The recent Wales’ ban on smacking children might not be such a bad idea, according to Gen Z.
Wales has now joined Scotland by updating their Children Act and urged England to have it as well. Now, all forms of physical punishment are illegal, removing the defence of “reasonable punishment”.
Mrs Webb disagrees with the new law as she said that hitting children for their own benefit, to protect them, is fine. She said that words can be more damaging to a child than physical punishment.
Ann Webb, 75, from Swinton, said: “What would you do if your child was near the oven and you told them no to touch it three times?”
Michelle Ogden said that the words of her mother against her, calling her “ugly” and saying that she never wanted her, hurt her ten times more than the smacking that she would get.
Michelle, 55, from High Green, said: “A mark can heal but the words stay in the back of your head.”
On the other hand, a couple of girls said that England should have the law as well.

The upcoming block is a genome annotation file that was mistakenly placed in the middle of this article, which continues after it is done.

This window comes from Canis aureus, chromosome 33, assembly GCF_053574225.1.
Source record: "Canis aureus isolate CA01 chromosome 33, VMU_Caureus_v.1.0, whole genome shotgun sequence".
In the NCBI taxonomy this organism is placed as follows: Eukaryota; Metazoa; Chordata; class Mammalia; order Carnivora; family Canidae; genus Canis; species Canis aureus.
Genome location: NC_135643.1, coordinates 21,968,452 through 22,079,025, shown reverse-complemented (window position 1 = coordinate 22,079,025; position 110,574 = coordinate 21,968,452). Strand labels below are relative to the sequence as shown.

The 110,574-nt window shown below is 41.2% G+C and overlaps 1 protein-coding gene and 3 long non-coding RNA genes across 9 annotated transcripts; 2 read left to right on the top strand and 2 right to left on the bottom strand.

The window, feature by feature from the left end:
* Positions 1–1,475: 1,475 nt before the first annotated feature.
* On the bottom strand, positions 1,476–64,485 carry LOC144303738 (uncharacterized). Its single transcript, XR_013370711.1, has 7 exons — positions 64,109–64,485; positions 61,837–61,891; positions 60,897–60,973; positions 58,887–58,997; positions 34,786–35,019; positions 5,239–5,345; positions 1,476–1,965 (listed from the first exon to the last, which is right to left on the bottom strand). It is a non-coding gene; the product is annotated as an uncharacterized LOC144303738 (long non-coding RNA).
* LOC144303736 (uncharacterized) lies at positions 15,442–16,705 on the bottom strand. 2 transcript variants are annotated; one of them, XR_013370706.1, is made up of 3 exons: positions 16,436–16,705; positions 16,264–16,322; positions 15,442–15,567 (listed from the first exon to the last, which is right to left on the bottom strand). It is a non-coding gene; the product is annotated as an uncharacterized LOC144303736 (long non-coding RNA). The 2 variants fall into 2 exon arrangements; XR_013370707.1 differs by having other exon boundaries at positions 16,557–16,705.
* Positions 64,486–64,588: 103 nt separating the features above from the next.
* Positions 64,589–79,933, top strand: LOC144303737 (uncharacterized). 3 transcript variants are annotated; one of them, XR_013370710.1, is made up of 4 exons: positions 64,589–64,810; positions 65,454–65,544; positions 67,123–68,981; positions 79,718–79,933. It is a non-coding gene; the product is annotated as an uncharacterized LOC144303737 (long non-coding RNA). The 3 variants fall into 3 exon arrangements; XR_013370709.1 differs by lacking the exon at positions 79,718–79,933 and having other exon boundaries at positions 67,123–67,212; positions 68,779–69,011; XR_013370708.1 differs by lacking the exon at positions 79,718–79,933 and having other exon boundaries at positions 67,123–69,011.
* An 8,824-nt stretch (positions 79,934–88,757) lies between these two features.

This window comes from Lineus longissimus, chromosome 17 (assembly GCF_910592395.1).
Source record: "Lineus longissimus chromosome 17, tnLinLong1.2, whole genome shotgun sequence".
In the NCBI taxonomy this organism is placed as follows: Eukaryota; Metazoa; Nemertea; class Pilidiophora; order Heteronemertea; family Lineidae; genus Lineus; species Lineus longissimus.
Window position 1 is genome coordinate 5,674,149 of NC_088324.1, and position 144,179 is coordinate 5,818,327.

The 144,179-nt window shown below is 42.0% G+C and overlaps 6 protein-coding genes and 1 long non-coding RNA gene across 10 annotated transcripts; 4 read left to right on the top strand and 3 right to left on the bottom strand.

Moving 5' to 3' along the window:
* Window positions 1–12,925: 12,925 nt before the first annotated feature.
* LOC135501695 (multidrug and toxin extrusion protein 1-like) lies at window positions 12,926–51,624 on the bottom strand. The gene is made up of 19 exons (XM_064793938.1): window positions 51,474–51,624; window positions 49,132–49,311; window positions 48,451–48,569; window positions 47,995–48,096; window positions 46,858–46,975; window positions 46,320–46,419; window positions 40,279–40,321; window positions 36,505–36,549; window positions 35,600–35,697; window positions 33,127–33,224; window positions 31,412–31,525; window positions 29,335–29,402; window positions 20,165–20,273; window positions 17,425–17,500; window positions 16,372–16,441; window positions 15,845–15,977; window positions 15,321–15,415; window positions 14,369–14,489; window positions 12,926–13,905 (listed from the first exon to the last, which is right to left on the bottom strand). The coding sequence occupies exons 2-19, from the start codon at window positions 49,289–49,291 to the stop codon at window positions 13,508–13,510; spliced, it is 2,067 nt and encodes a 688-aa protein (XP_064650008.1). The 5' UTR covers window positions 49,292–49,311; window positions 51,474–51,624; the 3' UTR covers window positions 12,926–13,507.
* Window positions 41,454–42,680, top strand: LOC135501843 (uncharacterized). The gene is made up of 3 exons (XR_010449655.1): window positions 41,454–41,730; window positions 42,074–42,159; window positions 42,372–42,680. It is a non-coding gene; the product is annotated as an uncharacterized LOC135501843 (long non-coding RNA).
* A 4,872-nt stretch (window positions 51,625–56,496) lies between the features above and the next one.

Zoe Eaves, 22, from Crookesmoor, said: “There are other ways to discipline your child and teach them right from wrong.”
Her friend, Mia Warren, 21, from Crookesmoor, said that she was never hit when she was a child and still grew up fine.
She said: “Not having the law would normalise violence which translates to domestic violence.”
Alysha Morwood, 20, from Doncaster, said that she would get angry when she used to be hit by her father and retaliate against him.
Other than sadness and anger, Liticia Nurudeen, 20, from Sharman Court, said that she would fear her mom instead of learning the lesson.
One woman from Facebook said: “Never had to hit my children and they are all respectful & responsible adults/young adults now. You hit because you’ve lost control, all you are doing is venting your own temper.”
A man, who preferred to stay anonymous, said: “I was raised, that if I did good, I got praised, if I did wrong, I got punished. At the end of the day, they must all learn respect and discipline.”